Cornell's College of Architecture, Art and Planning (AAP) enjoys a well-established presence in New York City in both academic programming and the professional practice of its faculty and alumni.
AAP NYC occupies the entire 20th floor of 26 Broadway, a New York City landmark and corporate headquarters of Standard Oil from 1885 to 1956. This location is the setting of many architecture, design and engineering firms whose members are visiting lecturers and critics – many who also are alumni continuing a legacy of involvement shown by others such as M. Arthur Gensler, B.Arch. '57, Richard Meier '56, B.Arch. '57, and Paul Rubacha '72, MBA '73, who played early roles developing the program.
Gensler, the firm of M. Arthur Gensler, donated its services to design the current facility, customizing it to meet programming needs for all three departments of the college.
Gensler had a summer internship with a New York City architecture firm while he was an AAP student. "I think it's important for our students to find out what they're facing in the real world," he said in 2013. "The New York City program exposes them to a very different world than what they have in Ithaca."
The AAP NYC semester offers a range of student experiences. Graduate students in regional planning and landscape architecture explore planning issues at specific project sites in the city. The bachelor of fine arts semester includes studio, seminar and interdisciplinary and professional practice courses. Undergraduate and graduate architecture students engage in design studios, professional practice and seminars. Bachelor of architecture students may also apply for internships.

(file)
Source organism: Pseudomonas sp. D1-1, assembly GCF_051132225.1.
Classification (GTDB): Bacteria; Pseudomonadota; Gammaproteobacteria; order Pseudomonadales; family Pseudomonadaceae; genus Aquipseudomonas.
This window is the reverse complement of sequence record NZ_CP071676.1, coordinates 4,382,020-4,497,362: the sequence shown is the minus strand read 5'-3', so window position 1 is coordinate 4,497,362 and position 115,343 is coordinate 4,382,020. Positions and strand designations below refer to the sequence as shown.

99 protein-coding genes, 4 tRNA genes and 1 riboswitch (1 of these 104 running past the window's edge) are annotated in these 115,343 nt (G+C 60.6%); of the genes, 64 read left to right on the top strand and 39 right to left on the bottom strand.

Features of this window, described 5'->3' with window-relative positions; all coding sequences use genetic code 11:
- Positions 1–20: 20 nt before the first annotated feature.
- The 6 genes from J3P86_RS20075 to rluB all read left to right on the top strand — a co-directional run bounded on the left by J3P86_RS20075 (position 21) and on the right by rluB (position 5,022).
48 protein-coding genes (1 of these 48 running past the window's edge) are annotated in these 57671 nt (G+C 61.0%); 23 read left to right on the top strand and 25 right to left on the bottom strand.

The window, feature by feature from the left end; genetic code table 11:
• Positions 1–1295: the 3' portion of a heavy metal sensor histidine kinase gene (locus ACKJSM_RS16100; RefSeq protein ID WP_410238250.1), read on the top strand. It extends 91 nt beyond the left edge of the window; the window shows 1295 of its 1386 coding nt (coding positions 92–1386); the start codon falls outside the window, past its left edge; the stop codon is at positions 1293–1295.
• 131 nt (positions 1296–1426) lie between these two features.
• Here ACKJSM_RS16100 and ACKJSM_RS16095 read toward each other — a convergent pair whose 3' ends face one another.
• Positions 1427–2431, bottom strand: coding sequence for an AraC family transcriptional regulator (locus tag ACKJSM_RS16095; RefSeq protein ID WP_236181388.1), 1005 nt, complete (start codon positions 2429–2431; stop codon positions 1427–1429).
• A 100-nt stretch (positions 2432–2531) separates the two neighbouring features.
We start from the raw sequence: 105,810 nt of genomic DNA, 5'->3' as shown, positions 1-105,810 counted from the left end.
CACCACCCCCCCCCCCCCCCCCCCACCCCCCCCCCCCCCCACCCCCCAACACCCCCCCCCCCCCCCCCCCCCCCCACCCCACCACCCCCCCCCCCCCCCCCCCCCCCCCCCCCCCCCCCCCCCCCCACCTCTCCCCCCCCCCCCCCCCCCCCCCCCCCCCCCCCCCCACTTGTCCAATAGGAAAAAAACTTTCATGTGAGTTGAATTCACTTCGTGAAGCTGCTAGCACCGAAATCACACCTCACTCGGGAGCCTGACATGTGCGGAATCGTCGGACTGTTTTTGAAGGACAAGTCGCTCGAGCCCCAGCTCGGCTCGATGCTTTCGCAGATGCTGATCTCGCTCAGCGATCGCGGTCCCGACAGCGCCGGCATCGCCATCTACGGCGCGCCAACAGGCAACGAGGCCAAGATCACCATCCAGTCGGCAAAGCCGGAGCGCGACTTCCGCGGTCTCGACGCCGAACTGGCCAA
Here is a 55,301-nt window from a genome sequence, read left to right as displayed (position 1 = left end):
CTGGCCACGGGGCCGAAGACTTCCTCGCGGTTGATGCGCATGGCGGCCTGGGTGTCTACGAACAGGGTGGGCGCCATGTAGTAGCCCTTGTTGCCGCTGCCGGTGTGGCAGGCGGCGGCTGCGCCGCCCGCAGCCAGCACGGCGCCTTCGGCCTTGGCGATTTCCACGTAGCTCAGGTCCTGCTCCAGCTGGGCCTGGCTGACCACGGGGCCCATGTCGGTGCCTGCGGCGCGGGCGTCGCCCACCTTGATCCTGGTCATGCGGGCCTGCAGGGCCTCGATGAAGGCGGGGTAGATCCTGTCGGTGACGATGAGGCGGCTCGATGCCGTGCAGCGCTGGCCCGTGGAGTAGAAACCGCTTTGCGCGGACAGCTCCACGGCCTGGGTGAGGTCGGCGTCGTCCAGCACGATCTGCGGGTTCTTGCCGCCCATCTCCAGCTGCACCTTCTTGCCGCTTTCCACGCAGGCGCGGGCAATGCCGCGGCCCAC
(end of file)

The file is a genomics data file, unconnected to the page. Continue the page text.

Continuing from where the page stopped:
During the summer months, AAP's Executive Education Program uses the city as its subject and laboratory. Classes in urban architecture and planning bring professionals together with world-renowned architects in New York City and AAP faculty from Ithaca.
AAP faculty regularly contribute to the cultural life of the city – Jenny Sabin, Carl Ostendarp and Thomas J. Campanella most recently. Sabin, the Arthur L. and Isabel B. Wiesenberger Assistant Professor in architecture, is the winner of MoMA PS1's 2017 Young Architects Program, a design-build competition for an outdoor concert area at PS1 in Long Island City. (Caroline O'Donnell, the Richard Meier Assistant Professor of Architecture, was the 2013 winner.) Ostendarp, associate professor of art, earned critical acclaim for his solo painting exhibition at a Harlem art gallery. Campanella, MLA '91, associate professor in city and regional planning, was appointed historian-in-residence of the New York City Department of Parks and Recreation in 2016. His hometown also is the subject of his forthcoming book, "Brooklyn: A Secret History."
Robert W. Balder, the Gensler Family Sesquicentennial Executive Director of AAP NYC, says: "Since its opening in 2006, AAP NYC has become a vital and permanent part of the college's pedagogical framework. Our success has influenced other Cornell colleges as they have begun to learn from our experiences and develop their own New York City facilities.
"But our reach doesn't end with the Cornell community," Balder continues. "AAP NYC has built strong relationships with diverse private, public and civic partners who are directly engaged in the future of the city of New York. Our work has only begun."